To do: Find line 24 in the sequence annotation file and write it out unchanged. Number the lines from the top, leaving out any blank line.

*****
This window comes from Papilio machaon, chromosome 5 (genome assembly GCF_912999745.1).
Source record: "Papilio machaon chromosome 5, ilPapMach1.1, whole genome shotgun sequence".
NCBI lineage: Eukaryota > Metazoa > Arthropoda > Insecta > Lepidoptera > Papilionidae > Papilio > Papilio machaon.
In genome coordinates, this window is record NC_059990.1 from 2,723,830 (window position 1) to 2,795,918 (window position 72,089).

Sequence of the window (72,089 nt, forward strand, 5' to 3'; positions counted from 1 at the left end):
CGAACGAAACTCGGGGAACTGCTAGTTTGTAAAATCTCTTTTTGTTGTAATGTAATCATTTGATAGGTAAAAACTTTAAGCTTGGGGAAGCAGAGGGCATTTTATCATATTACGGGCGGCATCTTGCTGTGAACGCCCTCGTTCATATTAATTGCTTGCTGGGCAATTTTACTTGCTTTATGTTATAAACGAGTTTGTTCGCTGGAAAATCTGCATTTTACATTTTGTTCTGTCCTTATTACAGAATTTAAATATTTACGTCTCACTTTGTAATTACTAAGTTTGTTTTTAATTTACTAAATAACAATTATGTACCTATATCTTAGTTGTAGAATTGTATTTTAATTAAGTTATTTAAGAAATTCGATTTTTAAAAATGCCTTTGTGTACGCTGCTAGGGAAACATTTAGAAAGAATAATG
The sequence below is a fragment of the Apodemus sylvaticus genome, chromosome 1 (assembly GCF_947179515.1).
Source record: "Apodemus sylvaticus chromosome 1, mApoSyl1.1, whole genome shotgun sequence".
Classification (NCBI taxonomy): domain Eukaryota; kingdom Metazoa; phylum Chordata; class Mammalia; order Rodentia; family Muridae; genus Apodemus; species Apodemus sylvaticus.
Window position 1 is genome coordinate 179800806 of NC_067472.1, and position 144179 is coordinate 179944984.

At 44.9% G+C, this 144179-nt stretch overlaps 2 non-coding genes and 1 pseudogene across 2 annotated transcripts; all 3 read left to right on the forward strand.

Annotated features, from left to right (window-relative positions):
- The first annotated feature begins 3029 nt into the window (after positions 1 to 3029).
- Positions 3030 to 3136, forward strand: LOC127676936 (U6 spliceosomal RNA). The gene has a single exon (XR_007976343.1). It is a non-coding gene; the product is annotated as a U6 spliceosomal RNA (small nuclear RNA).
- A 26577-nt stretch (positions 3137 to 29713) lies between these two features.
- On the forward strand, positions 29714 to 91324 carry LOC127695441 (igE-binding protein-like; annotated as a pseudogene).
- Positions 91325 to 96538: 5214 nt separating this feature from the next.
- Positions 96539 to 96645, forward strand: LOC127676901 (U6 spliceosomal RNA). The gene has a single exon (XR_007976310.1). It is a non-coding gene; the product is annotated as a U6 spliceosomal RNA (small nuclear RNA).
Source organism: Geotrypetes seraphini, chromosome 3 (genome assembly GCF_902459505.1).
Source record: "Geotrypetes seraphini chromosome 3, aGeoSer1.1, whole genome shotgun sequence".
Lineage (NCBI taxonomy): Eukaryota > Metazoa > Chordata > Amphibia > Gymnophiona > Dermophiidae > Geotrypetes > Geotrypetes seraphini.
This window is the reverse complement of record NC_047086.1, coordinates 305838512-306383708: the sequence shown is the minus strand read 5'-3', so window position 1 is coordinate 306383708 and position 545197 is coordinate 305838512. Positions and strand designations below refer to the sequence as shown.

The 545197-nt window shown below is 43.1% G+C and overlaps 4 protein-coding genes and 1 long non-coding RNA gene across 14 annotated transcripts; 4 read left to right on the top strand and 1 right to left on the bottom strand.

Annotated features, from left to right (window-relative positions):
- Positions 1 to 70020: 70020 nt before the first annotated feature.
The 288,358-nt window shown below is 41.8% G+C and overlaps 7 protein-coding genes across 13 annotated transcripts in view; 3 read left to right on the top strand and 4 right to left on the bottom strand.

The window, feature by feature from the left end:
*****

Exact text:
Annotated features, from left to right (window-relative positions):